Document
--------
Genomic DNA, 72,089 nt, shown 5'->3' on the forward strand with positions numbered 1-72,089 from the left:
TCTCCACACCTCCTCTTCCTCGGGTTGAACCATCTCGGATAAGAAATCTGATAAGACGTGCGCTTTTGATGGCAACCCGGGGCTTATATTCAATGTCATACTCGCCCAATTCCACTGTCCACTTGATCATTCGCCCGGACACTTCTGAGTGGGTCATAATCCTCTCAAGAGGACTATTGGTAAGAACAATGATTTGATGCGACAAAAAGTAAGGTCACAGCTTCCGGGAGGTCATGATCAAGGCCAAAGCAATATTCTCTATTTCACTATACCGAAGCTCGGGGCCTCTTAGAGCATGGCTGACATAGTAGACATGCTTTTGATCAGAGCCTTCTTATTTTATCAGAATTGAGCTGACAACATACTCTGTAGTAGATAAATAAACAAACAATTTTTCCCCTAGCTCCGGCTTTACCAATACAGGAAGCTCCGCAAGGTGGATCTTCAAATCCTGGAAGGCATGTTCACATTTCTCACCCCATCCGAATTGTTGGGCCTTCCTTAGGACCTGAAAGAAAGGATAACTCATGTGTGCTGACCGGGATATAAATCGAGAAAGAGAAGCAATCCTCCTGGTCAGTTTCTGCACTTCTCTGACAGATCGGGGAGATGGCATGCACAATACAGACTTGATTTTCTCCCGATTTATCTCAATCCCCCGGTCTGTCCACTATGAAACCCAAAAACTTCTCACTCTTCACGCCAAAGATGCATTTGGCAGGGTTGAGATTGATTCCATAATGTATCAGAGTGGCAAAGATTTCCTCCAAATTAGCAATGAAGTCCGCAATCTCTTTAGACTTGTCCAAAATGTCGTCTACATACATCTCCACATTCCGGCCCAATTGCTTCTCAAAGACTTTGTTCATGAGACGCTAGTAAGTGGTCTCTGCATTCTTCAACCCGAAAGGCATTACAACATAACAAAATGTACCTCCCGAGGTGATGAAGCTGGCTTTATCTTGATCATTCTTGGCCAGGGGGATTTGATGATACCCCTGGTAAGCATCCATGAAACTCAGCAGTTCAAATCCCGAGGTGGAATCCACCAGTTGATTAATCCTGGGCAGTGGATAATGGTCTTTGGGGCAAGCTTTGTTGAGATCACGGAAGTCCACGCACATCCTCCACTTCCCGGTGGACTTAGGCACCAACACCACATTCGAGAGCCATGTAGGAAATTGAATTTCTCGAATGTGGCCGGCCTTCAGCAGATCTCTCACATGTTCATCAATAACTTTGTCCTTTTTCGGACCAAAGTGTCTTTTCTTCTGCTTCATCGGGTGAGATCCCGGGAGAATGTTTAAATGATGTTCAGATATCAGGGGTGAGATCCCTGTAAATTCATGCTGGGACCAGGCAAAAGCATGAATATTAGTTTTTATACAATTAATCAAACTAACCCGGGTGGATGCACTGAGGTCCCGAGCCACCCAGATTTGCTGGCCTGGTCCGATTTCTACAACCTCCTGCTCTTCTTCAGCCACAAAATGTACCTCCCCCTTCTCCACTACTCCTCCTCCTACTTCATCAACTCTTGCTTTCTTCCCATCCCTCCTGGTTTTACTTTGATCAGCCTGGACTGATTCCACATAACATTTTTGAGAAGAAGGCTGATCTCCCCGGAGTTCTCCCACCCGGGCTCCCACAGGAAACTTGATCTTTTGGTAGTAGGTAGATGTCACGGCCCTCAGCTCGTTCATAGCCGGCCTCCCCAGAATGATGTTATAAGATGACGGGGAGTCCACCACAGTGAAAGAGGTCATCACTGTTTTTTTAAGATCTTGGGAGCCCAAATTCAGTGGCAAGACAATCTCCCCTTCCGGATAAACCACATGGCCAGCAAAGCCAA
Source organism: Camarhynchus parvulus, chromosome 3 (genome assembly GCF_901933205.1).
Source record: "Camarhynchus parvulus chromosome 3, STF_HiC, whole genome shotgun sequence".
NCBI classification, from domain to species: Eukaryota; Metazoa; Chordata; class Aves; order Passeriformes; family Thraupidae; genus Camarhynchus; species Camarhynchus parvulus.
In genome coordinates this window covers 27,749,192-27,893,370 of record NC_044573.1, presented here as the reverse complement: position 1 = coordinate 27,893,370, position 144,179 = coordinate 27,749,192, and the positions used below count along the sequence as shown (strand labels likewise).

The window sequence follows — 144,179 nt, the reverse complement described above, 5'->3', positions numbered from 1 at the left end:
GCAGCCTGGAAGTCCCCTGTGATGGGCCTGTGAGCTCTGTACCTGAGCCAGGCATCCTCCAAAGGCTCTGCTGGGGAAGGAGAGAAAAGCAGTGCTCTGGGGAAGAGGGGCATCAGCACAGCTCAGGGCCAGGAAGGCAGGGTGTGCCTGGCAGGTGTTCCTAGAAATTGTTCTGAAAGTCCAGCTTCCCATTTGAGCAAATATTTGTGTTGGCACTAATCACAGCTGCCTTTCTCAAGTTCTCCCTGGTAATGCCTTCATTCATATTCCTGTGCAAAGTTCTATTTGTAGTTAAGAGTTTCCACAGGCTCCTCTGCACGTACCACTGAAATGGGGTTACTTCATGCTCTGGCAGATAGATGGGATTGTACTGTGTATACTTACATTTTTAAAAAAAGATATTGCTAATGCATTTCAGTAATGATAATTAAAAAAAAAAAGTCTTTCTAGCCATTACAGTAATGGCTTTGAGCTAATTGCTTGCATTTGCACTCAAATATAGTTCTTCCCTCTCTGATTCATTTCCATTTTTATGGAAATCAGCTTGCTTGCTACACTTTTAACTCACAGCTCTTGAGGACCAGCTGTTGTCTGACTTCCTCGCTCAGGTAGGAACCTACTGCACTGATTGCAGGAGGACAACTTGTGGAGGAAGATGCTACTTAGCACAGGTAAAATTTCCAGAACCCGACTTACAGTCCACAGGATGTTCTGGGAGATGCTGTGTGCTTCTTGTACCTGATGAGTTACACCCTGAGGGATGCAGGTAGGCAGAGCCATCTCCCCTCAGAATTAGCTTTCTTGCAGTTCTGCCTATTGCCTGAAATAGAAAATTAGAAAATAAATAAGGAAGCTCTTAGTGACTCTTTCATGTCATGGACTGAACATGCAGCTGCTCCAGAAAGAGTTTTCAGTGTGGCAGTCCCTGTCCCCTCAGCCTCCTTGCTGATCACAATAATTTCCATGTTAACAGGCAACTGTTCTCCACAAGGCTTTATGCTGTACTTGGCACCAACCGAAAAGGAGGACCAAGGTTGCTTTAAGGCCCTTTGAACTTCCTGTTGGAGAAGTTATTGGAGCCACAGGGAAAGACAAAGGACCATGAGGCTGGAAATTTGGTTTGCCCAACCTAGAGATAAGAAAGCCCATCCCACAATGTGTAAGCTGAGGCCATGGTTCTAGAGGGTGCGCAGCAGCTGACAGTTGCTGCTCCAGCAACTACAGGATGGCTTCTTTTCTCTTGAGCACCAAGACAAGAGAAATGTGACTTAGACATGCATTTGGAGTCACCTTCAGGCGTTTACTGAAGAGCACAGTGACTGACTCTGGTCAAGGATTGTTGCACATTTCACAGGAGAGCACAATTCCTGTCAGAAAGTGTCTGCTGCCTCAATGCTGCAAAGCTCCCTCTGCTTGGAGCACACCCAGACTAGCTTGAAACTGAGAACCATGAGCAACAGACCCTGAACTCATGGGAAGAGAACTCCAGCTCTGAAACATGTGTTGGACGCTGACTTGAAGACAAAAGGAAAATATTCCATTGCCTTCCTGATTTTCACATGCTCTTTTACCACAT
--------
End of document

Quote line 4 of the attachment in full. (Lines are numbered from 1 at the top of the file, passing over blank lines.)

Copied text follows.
Source record: "Camarhynchus parvulus chromosome 3, STF_HiC, whole genome shotgun sequence".